So, I’m not an epidemiological modeller per se but a (admittedly pretty average) modeller nonetheless, and one who did try and model COVID in the early weeks and months of the outbreak in the UK (I also shared my work via national networks, on the web, twitter etc…lack of transparency at the time was a bugbear). It wasn’t original work either, but an attempt to recreate an admittedly quite low-budget version of the model that was driving a lot of policy decisions at the time. However, we are now past the first peak (was more of a table-top here) and talk has shifted to local outbreaks and second waves. We have certainly seen lots of evidence of the former, but relatively little evidence in the UK at least to suggest a second wave (which models said should be here by now) has materialised. The USA has become, rather worryingly, the real world experiment as to what happens in a very weakly mitigated pandemic – so something close to the worse(er) case scenarios in the Imperial College models, with a second wave eclipsing the first and an anxious wait and watch of the death figures.
Before we get onto the modelling reported in the BBC News today here I think it is worth reflecting on modelling that started in March and continued on, even as we passed through the peak in actual observed activity in April and May.
I think there were a number of key failures that we need to be careful to avoid repeating when the inevitable discussions about modelling second waves and winter scenarios start to intensify.
1) Failure to understand that the models were always limited by imperfect information about the virus, the behaviours of those it infects, and the effectiveness of interventions designed to influence those things. We’ve learned much since wave 1, but key uncertainties remain about severity, IFRs, asymptomatic spread, seasonality, re-infection/immunity.
2) Failure to evaluate and communicate the impact of that uncertainty on the model scenarios. Plotting 3 curves on a chart is not sensitivity analyses. Doomsday models erode public trust but get loads of twitter likes.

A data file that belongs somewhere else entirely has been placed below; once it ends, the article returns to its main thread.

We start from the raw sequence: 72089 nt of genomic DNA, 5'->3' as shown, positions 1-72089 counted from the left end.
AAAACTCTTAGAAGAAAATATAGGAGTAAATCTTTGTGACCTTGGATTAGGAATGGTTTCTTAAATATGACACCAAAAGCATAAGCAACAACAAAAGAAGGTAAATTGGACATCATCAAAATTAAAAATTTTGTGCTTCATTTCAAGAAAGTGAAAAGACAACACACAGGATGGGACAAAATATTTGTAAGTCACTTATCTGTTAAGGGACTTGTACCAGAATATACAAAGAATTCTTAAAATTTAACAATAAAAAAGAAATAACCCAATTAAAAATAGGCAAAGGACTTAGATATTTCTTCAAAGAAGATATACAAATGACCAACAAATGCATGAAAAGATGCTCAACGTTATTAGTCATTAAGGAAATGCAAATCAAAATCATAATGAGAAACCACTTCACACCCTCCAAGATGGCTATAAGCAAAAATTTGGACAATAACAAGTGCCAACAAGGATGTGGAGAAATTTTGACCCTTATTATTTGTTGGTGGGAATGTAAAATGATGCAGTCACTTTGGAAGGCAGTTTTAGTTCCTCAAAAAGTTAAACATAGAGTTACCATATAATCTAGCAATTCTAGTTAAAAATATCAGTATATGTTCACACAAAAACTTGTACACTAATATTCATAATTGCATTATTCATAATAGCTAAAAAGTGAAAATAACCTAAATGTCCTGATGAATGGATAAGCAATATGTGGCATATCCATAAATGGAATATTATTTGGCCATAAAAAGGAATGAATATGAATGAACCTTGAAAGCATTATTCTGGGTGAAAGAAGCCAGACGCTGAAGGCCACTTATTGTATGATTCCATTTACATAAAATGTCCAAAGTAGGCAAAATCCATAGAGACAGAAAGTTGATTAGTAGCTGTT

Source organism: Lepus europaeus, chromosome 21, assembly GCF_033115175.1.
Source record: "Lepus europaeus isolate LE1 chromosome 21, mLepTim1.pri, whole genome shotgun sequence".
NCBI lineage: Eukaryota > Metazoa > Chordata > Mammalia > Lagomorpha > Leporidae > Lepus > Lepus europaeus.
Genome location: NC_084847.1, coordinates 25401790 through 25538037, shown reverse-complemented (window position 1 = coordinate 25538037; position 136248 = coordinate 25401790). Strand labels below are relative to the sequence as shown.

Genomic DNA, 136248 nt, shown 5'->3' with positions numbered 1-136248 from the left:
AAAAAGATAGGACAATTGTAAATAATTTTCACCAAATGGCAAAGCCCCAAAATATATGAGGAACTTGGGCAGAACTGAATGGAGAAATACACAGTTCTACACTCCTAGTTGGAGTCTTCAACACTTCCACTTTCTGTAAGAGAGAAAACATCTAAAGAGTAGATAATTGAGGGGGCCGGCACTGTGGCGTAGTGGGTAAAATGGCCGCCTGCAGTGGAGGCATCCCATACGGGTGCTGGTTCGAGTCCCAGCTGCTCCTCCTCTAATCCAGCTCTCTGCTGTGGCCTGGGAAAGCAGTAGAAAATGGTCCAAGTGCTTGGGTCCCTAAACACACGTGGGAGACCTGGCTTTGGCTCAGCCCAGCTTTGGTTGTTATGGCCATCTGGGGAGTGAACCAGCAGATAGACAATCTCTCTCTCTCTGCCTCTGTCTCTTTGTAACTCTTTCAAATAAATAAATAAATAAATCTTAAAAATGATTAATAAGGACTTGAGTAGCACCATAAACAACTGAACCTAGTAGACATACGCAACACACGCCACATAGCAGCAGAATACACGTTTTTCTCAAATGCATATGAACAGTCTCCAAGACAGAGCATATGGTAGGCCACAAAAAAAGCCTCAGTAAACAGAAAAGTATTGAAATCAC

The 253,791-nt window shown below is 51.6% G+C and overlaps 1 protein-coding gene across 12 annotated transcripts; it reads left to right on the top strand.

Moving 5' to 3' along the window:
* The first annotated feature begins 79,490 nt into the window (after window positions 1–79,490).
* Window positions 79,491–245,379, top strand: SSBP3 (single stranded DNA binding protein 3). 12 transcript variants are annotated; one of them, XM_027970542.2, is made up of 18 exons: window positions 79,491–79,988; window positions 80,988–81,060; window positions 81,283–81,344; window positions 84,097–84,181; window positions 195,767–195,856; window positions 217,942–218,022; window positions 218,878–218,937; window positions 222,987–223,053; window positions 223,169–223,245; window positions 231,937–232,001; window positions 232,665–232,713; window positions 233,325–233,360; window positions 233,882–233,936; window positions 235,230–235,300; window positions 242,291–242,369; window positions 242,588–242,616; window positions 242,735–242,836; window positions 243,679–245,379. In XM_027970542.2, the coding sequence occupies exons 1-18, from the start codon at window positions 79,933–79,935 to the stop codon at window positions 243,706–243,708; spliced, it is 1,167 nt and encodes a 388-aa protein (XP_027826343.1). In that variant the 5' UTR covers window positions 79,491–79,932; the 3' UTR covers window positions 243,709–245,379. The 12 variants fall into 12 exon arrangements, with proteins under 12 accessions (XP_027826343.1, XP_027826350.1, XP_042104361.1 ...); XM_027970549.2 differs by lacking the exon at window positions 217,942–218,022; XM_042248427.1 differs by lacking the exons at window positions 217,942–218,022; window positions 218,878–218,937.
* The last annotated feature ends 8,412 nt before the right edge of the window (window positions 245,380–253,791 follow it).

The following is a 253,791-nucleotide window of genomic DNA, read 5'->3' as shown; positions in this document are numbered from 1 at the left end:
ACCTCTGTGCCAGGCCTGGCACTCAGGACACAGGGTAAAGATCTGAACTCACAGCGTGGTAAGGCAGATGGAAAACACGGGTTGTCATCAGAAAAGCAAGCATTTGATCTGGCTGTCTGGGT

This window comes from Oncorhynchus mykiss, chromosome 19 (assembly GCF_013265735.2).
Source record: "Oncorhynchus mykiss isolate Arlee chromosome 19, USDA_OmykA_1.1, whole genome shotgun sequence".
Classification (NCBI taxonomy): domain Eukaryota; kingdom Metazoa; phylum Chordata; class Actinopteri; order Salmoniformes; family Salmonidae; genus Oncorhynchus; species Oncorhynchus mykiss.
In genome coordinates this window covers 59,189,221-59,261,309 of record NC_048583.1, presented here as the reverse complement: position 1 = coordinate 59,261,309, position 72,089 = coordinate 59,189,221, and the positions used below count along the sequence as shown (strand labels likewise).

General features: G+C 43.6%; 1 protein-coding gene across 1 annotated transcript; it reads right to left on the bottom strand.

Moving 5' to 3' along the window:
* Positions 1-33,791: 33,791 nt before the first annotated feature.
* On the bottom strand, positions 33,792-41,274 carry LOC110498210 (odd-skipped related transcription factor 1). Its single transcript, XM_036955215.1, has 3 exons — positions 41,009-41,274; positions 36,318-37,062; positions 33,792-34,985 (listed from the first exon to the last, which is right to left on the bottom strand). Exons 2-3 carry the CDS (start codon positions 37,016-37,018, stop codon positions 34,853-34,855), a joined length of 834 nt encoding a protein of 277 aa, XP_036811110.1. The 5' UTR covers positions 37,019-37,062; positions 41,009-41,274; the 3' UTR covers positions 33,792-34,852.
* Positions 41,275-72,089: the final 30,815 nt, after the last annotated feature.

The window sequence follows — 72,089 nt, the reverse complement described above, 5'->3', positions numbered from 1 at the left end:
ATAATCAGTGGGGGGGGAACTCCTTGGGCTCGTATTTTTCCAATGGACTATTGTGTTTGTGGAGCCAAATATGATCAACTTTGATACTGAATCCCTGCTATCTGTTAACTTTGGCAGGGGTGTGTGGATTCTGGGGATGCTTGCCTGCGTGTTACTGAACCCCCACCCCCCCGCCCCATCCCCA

3) Failure to transparently state how frequently that uncertainty required the use of influenza as a proxy in many models incorporating agent-based methods of contacts and mixing.
4) Failure to rapidly update models and share these in the light of new observations (such as effectiveness of lockdown, new findings on epi parameters etc.). Care homes hardly featured in the early models and were an enormous blind spot, for example. Wave 1 has shown that setting-dependent effects are critical to consider.
5) Failure to recognise that models don’t predict, they make people act (Tom Frieden made this point brilliantly). In that sense, the models were all wrong but were very useful.
Here in the wild north, we were scrabbling around in March and April trying to recreate the modelling that was done at a national level and make it relevant to what we were seeing locally. As we approached the peak, the (relatively limited) surveillance data we had access to was already diverging away an awful lot from what we were expecting to see from the model predictions. On the one hand that was good because the numbers were low, but it was also worrying because when models are so dire in their predictions and reality isn’t matching you start to wonder if you might be missing something, or (as we did) worry that it was an issue of timing – that the explosion of cases was still round the corner.
It was only after useful conversations with folks in the know a few days after the peak week that I learned that the peak had probably been and gone. The lockdown had exceeded all expectations in terms of effect. However, for a couple of weeks after that I still saw models cropping up in discussions that were predicting a peak still to come.
By this time, all the models were wrong and none of them were useful anymore.
I’m not keen to get on that roller-coaster again.
I’m heartened that the BBC report on the Winter Wave of coronavirus reflects the very wide range of scenarios produced by the model, although the headline figures are still the very worst of worst case scenarios. I’d question what is “reasonable” about a scenario that excludes treatment effects and the use of lockdown interventions, both of which we have observational and trial data for that should parameterise our future projections. However, I also think that COVID has moved from being a ‘numerical simulation of population infection’ problem to one of understanding the spatio-temporal dynamics of outbreaks and clusters and how these *might* – if not addressed promptly – spill over into larger geographies rather than remaining as setting-based incidents. I’d argue that the role of modelling is probably diminished here, and the real challenge lies in conducting local surveillance without access to real-time information, and thinking about how to effectively and rapidly bring together the numbers and the softer intelligence from health and care workers on the ground in the communities.
This is really about resource allocation decisions – putting assets in the right place on the Risk board. I think local intelligence assets, with support from regional and national agencies, are best placed to provide the credible information needed to achieve that if given the keys to the right data. Doomsday scenarios with wide confidence intervals ranging from not-so-bad to apocalyptic don’t tell us much in the absence of likelihood estimates. They do even less to help us get in front of the pandemic in it’s current guise – local outbreaks.